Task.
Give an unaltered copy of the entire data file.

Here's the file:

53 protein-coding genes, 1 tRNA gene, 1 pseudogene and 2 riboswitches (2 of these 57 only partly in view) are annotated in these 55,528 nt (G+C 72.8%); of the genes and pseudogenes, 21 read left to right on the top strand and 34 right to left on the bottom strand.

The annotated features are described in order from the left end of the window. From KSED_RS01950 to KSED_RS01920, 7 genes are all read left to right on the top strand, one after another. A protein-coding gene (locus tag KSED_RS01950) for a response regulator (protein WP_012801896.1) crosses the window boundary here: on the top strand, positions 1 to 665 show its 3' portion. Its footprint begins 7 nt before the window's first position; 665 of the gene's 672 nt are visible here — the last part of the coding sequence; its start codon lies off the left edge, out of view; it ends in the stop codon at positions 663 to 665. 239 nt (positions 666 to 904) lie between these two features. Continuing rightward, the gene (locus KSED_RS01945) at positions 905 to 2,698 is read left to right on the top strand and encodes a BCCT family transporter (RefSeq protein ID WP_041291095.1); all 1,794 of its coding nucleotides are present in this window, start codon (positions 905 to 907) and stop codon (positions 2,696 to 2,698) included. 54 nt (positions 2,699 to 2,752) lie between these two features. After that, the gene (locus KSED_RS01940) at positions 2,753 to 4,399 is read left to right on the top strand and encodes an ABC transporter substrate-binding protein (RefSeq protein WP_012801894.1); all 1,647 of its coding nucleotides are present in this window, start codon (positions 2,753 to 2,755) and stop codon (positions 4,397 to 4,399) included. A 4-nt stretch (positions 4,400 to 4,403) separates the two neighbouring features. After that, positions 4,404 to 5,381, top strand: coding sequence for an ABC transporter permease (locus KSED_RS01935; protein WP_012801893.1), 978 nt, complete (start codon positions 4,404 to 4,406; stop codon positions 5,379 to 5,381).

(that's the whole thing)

53 protein-coding genes, 1 tRNA gene, 1 pseudogene and 2 riboswitches (2 of these 57 only partly in view) are annotated in these 55,528 nt (G+C 72.8%); of the genes and pseudogenes, 21 read left to right on the top strand and 34 right to left on the bottom strand.

The annotated features are described in order from the left end of the window. From KSED_RS01950 to KSED_RS01920, 7 genes are all read left to right on the top strand, one after another. A protein-coding gene (locus tag KSED_RS01950) for a response regulator (protein WP_012801896.1) crosses the window boundary here: on the top strand, positions 1 to 665 show its 3' portion. Its footprint begins 7 nt before the window's first position; 665 of the gene's 672 nt are visible here — the last part of the coding sequence; its start codon lies off the left edge, out of view; it ends in the stop codon at positions 663 to 665. 239 nt (positions 666 to 904) lie between these two features. Continuing rightward, the gene (locus KSED_RS01945) at positions 905 to 2,698 is read left to right on the top strand and encodes a BCCT family transporter (RefSeq protein ID WP_041291095.1); all 1,794 of its coding nucleotides are present in this window, start codon (positions 905 to 907) and stop codon (positions 2,696 to 2,698) included. 54 nt (positions 2,699 to 2,752) lie between these two features. After that, the gene (locus KSED_RS01940) at positions 2,753 to 4,399 is read left to right on the top strand and encodes an ABC transporter substrate-binding protein (RefSeq protein WP_012801894.1); all 1,647 of its coding nucleotides are present in this window, start codon (positions 2,753 to 2,755) and stop codon (positions 4,397 to 4,399) included. A 4-nt stretch (positions 4,400 to 4,403) separates the two neighbouring features. After that, positions 4,404 to 5,381, top strand: coding sequence for an ABC transporter permease (locus KSED_RS01935; protein WP_012801893.1), 978 nt, complete (start codon positions 4,404 to 4,406; stop codon positions 5,379 to 5,381).